Real Estate Investing for Beginners: Expectation vs Reality

Let’s debunk some common myths about real estate investing, and share what it’s ACTUALLY like, no sugar coating – enjoy! Add me on Snapchat / Instagram: GPStephan

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First expectation: Real estate investing is passive.
The reality is that creating the type of rental property to the point where it’s passive income takes a LOT of work. But the work is, at times, still ongoing. Eventually you’ll have a vacancy. Eventually you’ll need to fix things up again. Nothing will last forever. Sure, you can get a property manager who’ll handle much of this for you – but you will need to do SOME work yourself, even if it’s as small as choosing between finishes or approving bids on work. It won’t be an insane amount of work, but it will be something. So yes, real estate CAN be fairly passive…but it’s not passive if you don’t put in the work UPFRONT.

Second Expectation: In order to invest in real estate, you need to do the repairs yourself or be a good handyman.
The reality is that I can’t do anything besides change a lightbulb. While I do know some landlords who do the work themselves to save the money, this is absolutely not a requirement – and depending on how much your time is worth, it’s often cheaper just to pay someone else to do it the right way. It’s also worth noting that since all these repairs are a write off, you can write off the costs against your income…but, if you do the work YOURSELF, you cannot deduct the cost of YOUR OWN LABOR.

Third Expectation: It takes a lot of money to start.
The reality is that it often takes 10%-25% down to begin investing in real estate. This COULD be a lot depending on your definition of “ a lot,” and also on your area. Buying a property in Los Angeles would be significantly more expensive than in Kentucky, for instance. Where one person might be able to buy a property for $20,000 down, someone else might need $200,000.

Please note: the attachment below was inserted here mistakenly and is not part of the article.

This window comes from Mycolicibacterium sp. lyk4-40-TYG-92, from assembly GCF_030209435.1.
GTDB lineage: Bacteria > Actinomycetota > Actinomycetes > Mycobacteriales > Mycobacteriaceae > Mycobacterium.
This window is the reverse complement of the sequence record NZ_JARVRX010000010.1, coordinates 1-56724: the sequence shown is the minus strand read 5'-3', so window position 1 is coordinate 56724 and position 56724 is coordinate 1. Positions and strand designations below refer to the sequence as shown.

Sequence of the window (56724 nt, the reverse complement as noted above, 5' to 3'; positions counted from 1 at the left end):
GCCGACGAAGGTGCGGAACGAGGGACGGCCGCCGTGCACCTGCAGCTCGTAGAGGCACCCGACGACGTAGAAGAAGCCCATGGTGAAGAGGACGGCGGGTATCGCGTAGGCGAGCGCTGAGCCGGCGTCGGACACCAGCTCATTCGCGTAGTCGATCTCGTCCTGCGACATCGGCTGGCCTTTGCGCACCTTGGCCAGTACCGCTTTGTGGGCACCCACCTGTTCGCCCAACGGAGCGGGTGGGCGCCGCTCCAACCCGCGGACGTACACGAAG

Fourth Expectation is that it’s often like the TV shows.
The Reality is that it’s NOTHING like what they portray on TV. Oftentimes those TV shows will be loosely scripted around creating drama and creating a show that’s actually interesting enough to watch all the way through. Every episode needs a goal, a problem that arises, a solution to that problem, and then a resolution at the end. The real life problems that come up just aren’t that exciting or interesting. It’s often boring and mundane.

The fifth expectation is that you’ll make a lot of money investing in real estate.
The reality is that oftentimes one property won’t make you rich. Most mom and pop landlords won’t make a lot early on, but as they scale up, they can earn a significant amount of money from a lot of smaller sources. This is how many landlords start making money, enough to quit their jobs and invest in real estate full time. It’s growing your portfolio over one or two DECADES and accumulating those properties that might make you only $900 a month….but buy one of those every 18 months, and in 15 years you’re making $9000 per MONTH. That’s how most landlords make their money, and make a LOT of it. But the beginning will be slow and frustrating until you begin adding more and more to your portfolio.